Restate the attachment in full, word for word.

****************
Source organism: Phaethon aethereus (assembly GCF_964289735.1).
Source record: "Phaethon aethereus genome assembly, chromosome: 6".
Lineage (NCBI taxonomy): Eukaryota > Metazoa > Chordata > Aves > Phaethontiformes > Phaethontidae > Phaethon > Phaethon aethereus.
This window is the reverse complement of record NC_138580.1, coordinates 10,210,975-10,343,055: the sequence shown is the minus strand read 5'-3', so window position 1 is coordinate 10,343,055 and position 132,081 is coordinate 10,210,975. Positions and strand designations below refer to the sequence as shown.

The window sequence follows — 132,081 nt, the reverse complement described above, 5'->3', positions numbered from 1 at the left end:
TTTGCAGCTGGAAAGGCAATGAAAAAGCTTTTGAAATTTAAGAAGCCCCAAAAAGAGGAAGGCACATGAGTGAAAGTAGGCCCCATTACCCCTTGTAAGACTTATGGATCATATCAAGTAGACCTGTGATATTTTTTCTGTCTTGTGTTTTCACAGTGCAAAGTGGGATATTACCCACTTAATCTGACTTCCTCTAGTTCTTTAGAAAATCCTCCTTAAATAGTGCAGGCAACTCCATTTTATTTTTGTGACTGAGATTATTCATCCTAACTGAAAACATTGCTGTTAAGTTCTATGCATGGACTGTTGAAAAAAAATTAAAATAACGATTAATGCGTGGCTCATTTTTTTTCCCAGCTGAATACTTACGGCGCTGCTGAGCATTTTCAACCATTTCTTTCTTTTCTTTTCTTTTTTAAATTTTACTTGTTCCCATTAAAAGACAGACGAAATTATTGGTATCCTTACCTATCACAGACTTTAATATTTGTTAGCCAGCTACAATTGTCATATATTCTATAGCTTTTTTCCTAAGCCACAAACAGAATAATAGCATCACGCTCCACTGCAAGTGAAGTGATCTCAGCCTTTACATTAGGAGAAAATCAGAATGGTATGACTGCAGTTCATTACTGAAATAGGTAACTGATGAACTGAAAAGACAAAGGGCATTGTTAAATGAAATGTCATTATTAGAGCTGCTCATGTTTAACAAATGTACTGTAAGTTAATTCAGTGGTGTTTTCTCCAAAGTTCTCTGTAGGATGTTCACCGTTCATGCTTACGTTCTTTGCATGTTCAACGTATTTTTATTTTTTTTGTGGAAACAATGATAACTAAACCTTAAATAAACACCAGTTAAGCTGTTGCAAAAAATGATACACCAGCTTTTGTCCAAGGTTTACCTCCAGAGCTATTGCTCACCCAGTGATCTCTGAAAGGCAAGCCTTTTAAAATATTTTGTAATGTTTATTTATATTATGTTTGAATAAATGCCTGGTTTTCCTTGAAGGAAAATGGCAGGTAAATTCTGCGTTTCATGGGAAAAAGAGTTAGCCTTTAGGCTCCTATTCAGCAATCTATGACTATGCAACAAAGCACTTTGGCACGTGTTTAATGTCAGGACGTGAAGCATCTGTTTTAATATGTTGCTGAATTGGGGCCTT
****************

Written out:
Source organism: Phaethon aethereus (assembly GCF_964289735.1).
Source record: "Phaethon aethereus genome assembly, chromosome: 6".
Lineage (NCBI taxonomy): Eukaryota > Metazoa > Chordata > Aves > Phaethontiformes > Phaethontidae > Phaethon > Phaethon aethereus.
This window is the reverse complement of record NC_138580.1, coordinates 10,210,975-10,343,055: the sequence shown is the minus strand read 5'-3', so window position 1 is coordinate 10,343,055 and position 132,081 is coordinate 10,210,975. Positions and strand designations below refer to the sequence as shown.

The window sequence follows — 132,081 nt, the reverse complement described above, 5'->3', positions numbered from 1 at the left end:
TTTGCAGCTGGAAAGGCAATGAAAAAGCTTTTGAAATTTAAGAAGCCCCAAAAAGAGGAAGGCACATGAGTGAAAGTAGGCCCCATTACCCCTTGTAAGACTTATGGATCATATCAAGTAGACCTGTGATATTTTTTCTGTCTTGTGTTTTCACAGTGCAAAGTGGGATATTACCCACTTAATCTGACTTCCTCTAGTTCTTTAGAAAATCCTCCTTAAATAGTGCAGGCAACTCCATTTTATTTTTGTGACTGAGATTATTCATCCTAACTGAAAACATTGCTGTTAAGTTCTATGCATGGACTGTTGAAAAAAAATTAAAATAACGATTAATGCGTGGCTCATTTTTTTTCCCAGCTGAATACTTACGGCGCTGCTGAGCATTTTCAACCATTTCTTTCTTTTCTTTTCTTTTTTAAATTTTACTTGTTCCCATTAAAAGACAGACGAAATTATTGGTATCCTTACCTATCACAGACTTTAATATTTGTTAGCCAGCTACAATTGTCATATATTCTATAGCTTTTTTCCTAAGCCACAAACAGAATAATAGCATCACGCTCCACTGCAAGTGAAGTGATCTCAGCCTTTACATTAGGAGAAAATCAGAATGGTATGACTGCAGTTCATTACTGAAATAGGTAACTGATGAACTGAAAAGACAAAGGGCATTGTTAAATGAAATGTCATTATTAGAGCTGCTCATGTTTAACAAATGTACTGTAAGTTAATTCAGTGGTGTTTTCTCCAAAGTTCTCTGTAGGATGTTCACCGTTCATGCTTACGTTCTTTGCATGTTCAACGTATTTTTATTTTTTTTGTGGAAACAATGATAACTAAACCTTAAATAAACACCAGTTAAGCTGTTGCAAAAAATGATACACCAGCTTTTGTCCAAGGTTTACCTCCAGAGCTATTGCTCACCCAGTGATCTCTGAAAGGCAAGCCTTTTAAAATATTTTGTAATGTTTATTTATATTATGTTTGAATAAATGCCTGGTTTTCCTTGAAGGAAAATGGCAGGTAAATTCTGCGTTTCATGGGAAAAAGAGTTAGCCTTTAGGCTCCTATTCAGCAATCTATGACTATGCAACAAAGCACTTTGGCACGTGTTTAATGTCAGGACGTGAAGCATCTGTTTTAATATGTTGCTGAATTGGGGCCTT